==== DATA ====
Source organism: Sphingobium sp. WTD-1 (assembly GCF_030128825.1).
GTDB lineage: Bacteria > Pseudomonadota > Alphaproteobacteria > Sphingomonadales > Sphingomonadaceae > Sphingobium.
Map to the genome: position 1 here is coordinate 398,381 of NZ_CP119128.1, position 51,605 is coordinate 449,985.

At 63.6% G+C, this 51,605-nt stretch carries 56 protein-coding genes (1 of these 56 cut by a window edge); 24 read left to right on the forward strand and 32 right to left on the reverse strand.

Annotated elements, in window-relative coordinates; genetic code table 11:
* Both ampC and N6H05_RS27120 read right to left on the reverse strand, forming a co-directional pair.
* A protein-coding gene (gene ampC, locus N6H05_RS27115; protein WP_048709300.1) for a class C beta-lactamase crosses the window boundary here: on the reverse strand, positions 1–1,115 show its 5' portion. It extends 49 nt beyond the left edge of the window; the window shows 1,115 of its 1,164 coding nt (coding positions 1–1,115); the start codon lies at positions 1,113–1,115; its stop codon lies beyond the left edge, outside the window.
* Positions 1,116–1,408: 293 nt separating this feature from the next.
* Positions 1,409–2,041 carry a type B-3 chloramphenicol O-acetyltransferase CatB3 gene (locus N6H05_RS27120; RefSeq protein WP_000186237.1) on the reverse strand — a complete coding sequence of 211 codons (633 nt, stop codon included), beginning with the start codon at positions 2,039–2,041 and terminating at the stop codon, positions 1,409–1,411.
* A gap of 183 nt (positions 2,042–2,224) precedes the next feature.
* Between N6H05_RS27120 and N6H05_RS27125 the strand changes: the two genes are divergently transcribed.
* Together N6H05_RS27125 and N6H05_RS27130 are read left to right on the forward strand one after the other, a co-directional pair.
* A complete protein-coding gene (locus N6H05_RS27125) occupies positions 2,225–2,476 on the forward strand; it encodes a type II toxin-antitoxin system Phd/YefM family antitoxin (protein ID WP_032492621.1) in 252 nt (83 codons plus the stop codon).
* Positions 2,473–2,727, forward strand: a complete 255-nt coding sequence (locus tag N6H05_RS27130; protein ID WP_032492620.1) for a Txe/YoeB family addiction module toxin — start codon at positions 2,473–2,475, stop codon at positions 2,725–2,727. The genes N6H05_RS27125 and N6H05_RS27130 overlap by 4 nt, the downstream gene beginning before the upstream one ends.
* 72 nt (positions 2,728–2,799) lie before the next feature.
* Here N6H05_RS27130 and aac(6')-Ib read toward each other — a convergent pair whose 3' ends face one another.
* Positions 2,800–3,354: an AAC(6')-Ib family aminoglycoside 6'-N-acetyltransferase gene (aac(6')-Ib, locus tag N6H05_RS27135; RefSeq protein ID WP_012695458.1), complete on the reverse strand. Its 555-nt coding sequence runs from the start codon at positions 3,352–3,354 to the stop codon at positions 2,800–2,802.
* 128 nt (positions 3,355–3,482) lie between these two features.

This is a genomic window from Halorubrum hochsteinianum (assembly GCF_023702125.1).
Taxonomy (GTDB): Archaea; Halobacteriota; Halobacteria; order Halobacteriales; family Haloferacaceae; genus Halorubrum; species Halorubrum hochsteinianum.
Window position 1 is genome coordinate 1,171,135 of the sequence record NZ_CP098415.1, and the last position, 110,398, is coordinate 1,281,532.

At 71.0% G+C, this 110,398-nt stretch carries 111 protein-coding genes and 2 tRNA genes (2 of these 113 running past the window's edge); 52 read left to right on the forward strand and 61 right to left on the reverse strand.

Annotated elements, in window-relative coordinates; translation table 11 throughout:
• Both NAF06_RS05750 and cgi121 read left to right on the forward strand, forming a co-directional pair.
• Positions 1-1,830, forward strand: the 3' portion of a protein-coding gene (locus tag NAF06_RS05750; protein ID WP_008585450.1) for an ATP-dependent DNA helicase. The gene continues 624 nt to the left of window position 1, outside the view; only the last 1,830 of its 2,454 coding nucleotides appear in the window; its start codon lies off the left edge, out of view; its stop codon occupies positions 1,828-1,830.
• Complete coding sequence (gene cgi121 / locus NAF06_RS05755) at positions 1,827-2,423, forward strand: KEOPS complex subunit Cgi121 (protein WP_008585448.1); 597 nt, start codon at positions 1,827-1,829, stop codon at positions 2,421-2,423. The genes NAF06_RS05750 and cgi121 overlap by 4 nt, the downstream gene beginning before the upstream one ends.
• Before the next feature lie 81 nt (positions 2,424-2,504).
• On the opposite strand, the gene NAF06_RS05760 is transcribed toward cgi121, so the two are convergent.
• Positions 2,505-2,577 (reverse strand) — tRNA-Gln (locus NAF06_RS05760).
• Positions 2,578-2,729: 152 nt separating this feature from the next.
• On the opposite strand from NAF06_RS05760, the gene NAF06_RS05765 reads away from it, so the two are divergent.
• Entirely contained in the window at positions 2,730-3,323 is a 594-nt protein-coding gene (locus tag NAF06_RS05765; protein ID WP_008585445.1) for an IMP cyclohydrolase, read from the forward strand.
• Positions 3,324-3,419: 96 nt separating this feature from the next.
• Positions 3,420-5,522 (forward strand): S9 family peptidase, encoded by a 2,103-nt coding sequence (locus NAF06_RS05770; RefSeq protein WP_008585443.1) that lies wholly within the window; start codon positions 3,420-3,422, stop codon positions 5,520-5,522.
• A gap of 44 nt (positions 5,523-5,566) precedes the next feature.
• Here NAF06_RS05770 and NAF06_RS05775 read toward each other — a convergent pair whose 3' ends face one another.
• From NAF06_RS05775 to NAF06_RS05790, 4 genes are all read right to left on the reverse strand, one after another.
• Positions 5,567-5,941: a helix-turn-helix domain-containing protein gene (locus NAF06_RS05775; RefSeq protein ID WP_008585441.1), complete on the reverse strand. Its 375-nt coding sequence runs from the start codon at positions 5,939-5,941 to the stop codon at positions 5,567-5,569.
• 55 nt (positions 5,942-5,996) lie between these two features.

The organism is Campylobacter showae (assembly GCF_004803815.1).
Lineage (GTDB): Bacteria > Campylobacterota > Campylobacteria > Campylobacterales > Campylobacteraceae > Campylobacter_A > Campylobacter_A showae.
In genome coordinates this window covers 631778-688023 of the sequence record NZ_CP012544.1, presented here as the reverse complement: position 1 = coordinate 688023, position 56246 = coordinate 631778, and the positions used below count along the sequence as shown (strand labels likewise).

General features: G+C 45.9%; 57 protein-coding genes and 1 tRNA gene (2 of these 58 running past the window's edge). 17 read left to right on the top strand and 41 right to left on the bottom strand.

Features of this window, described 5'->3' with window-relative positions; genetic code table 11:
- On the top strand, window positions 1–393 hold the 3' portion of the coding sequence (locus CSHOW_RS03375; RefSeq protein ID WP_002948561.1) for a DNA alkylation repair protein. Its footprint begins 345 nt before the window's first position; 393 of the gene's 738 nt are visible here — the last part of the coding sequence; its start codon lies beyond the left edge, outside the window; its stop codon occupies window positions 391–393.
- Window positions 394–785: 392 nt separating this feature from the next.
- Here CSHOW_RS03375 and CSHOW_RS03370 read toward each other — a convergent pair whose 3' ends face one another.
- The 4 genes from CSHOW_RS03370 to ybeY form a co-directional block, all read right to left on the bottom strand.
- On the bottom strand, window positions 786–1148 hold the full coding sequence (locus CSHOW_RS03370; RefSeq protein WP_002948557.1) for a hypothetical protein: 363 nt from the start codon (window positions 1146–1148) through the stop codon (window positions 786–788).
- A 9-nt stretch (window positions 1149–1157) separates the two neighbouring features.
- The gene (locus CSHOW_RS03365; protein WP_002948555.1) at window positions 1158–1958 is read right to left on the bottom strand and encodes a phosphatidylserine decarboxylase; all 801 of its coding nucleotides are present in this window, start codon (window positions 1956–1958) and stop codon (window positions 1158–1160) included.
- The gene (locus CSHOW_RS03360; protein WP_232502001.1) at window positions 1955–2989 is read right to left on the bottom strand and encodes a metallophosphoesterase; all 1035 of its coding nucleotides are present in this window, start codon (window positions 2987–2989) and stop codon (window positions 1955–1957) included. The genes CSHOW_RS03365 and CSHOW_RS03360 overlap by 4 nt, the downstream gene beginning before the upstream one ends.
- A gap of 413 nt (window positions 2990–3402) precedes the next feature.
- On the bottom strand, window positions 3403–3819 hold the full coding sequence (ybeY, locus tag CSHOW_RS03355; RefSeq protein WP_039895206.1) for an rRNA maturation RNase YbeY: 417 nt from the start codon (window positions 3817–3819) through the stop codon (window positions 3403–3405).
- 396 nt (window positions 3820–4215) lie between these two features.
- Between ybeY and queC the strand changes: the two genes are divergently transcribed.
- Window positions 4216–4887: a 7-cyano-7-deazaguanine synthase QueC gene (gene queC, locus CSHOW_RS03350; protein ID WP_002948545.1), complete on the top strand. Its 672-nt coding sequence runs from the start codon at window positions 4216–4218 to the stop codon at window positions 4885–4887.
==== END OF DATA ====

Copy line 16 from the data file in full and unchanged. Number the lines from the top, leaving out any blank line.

* Here N6H05_RS27130 and aac(6')-Ib read toward each other — a convergent pair whose 3' ends face one another.